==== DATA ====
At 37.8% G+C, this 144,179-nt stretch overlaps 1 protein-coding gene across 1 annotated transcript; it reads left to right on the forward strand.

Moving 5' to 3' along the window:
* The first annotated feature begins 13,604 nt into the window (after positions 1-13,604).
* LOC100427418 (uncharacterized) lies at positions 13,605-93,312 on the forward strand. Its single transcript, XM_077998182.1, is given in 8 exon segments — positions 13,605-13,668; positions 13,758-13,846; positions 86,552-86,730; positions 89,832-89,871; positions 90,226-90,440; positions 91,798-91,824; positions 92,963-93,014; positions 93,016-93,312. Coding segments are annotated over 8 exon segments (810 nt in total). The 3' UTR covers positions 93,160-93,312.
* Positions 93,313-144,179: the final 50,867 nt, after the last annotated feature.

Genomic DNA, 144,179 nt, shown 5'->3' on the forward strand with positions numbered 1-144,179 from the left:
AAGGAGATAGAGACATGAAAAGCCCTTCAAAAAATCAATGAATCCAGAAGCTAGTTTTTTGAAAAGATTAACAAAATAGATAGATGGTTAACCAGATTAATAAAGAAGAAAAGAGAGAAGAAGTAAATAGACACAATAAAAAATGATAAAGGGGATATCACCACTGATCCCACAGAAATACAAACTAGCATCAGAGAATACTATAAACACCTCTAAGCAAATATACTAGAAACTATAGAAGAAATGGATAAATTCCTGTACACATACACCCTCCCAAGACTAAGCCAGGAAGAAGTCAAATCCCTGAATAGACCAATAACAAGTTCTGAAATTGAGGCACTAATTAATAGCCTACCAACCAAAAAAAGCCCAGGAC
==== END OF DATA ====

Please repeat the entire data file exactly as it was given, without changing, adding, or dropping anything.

At 37.8% G+C, this 144,179-nt stretch overlaps 1 protein-coding gene across 1 annotated transcript; it reads left to right on the forward strand.

Moving 5' to 3' along the window:
* The first annotated feature begins 13,604 nt into the window (after positions 1-13,604).
* LOC100427418 (uncharacterized) lies at positions 13,605-93,312 on the forward strand. Its single transcript, XM_077998182.1, is given in 8 exon segments — positions 13,605-13,668; positions 13,758-13,846; positions 86,552-86,730; positions 89,832-89,871; positions 90,226-90,440; positions 91,798-91,824; positions 92,963-93,014; positions 93,016-93,312. Coding segments are annotated over 8 exon segments (810 nt in total). The 3' UTR covers positions 93,160-93,312.
* Positions 93,313-144,179: the final 50,867 nt, after the last annotated feature.

Genomic DNA, 144,179 nt, shown 5'->3' on the forward strand with positions numbered 1-144,179 from the left:
AAGGAGATAGAGACATGAAAAGCCCTTCAAAAAATCAATGAATCCAGAAGCTAGTTTTTTGAAAAGATTAACAAAATAGATAGATGGTTAACCAGATTAATAAAGAAGAAAAGAGAGAAGAAGTAAATAGACACAATAAAAAATGATAAAGGGGATATCACCACTGATCCCACAGAAATACAAACTAGCATCAGAGAATACTATAAACACCTCTAAGCAAATATACTAGAAACTATAGAAGAAATGGATAAATTCCTGTACACATACACCCTCCCAAGACTAAGCCAGGAAGAAGTCAAATCCCTGAATAGACCAATAACAAGTTCTGAAATTGAGGCACTAATTAATAGCCTACCAACCAAAAAAAGCCCAGGAC